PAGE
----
All that glitters isn't gold, some of it is wine
By Leslie Gevirtz
NEW YORK (Reuters) - Like gold, top wines are highly prized, represent wealth and are selling near their historical highs.
Prices of the five premier cru Bordeaux -- Chateaux Lafite Rothschild, Haut-Brion, Margaux, Latour and Mouton-Rothschild, and the grand crus of Burgundy, particularly Romanee-Conti, are at or above 2007 levels.
"During times of economic stress and worry, buyers look to safe investments and gold is seen as a defensive strategy. It's tangible, has intrinsic value and is a good diversifier ... The same can be said for the top growth Bordeaux and for the same reasons," said Jennifer Simonetti-Bryan, an independent wine consultant.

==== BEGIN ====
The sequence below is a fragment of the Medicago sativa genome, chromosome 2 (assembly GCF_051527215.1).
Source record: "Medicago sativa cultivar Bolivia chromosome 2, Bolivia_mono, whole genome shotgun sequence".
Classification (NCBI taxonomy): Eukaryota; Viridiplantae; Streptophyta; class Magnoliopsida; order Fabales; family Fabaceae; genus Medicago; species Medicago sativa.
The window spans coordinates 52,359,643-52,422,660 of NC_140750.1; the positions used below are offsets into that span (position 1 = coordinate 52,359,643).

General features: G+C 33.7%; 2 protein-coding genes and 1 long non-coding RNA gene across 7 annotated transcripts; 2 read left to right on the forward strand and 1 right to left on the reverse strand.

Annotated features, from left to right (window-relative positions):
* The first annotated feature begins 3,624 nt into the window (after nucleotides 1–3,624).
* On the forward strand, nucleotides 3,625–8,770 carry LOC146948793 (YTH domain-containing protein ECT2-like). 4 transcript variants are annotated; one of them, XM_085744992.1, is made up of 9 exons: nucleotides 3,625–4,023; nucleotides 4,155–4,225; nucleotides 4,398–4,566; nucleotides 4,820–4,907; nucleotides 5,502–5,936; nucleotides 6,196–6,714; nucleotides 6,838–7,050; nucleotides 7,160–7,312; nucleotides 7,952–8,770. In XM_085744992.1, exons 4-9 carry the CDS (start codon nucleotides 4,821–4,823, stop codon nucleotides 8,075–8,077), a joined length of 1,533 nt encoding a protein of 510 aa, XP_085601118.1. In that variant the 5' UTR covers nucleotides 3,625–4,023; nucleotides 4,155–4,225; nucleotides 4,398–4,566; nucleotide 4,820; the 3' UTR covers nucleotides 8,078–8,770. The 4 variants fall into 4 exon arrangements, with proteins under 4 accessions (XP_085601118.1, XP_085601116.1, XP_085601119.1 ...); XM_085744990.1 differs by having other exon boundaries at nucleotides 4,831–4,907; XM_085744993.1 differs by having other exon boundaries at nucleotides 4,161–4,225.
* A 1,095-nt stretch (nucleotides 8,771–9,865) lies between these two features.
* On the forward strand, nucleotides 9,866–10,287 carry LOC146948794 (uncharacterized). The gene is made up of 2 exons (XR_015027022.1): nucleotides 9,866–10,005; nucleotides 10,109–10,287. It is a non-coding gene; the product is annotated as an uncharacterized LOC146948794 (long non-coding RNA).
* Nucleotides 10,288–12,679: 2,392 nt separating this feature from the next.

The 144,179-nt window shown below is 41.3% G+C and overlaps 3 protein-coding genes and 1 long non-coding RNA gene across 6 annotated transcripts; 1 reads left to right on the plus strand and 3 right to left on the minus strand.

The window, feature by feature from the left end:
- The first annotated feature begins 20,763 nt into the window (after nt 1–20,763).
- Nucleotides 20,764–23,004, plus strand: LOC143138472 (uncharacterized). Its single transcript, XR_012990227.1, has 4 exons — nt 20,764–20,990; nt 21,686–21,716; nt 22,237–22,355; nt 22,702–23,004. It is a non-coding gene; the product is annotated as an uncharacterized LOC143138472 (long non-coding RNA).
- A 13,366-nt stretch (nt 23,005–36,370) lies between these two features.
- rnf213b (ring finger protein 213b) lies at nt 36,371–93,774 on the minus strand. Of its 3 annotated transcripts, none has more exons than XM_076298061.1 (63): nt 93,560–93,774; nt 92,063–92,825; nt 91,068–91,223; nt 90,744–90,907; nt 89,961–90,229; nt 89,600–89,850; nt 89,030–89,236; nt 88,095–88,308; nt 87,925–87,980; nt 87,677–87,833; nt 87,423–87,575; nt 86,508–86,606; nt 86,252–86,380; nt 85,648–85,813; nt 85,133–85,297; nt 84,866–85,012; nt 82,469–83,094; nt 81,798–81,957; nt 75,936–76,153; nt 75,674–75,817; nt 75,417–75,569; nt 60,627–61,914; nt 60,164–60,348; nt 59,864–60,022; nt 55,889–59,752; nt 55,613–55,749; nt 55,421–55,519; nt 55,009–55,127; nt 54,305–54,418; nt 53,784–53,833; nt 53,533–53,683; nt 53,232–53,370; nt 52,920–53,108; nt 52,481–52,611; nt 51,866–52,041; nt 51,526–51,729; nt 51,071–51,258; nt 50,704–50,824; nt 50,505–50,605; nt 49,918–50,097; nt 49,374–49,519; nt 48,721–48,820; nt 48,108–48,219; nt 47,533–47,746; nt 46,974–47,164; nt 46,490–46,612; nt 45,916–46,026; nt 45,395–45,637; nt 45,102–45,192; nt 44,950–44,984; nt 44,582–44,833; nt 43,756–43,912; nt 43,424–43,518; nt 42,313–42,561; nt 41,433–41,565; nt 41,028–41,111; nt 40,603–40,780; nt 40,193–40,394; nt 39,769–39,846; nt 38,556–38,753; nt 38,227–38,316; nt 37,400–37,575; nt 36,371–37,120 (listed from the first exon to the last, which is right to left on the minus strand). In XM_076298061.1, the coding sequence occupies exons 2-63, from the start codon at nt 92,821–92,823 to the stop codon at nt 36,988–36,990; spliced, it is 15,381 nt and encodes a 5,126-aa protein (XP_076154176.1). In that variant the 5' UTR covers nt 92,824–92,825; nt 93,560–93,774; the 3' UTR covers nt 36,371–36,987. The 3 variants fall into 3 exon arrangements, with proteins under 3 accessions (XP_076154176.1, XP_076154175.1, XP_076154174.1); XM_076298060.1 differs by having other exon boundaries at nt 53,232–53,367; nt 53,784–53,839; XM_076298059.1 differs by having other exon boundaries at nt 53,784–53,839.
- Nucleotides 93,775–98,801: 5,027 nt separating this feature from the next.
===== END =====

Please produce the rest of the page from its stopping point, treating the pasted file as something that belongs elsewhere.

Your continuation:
"With markets such as China coming on board with eyes only for the top growths, it is a promising outlook for them."
Promising for the auction houses, too.
Sotheby's four Hong Kong wine auctions last spring were successful, according to Robert Sleigh, the company's vice president of wine. "Obviously, Asia continues to drive the prices in wine."
Christie's wine auctions in London, Hong Kong, New York, Geneva and Amsterdam, had sales of $13.9 million in the first half of the year, up 18 percent from the same period a year earlier. Asian wine buyers represented 43 percent of the sales figure, Christie's spokeswoman Erin McAndrew said.
Christie's is starting its fall season early with its first auction on Sept 18 in Hong Kong followed less than a week later by another in New York, according to Charles Curtis, its head of wine sales. Continued...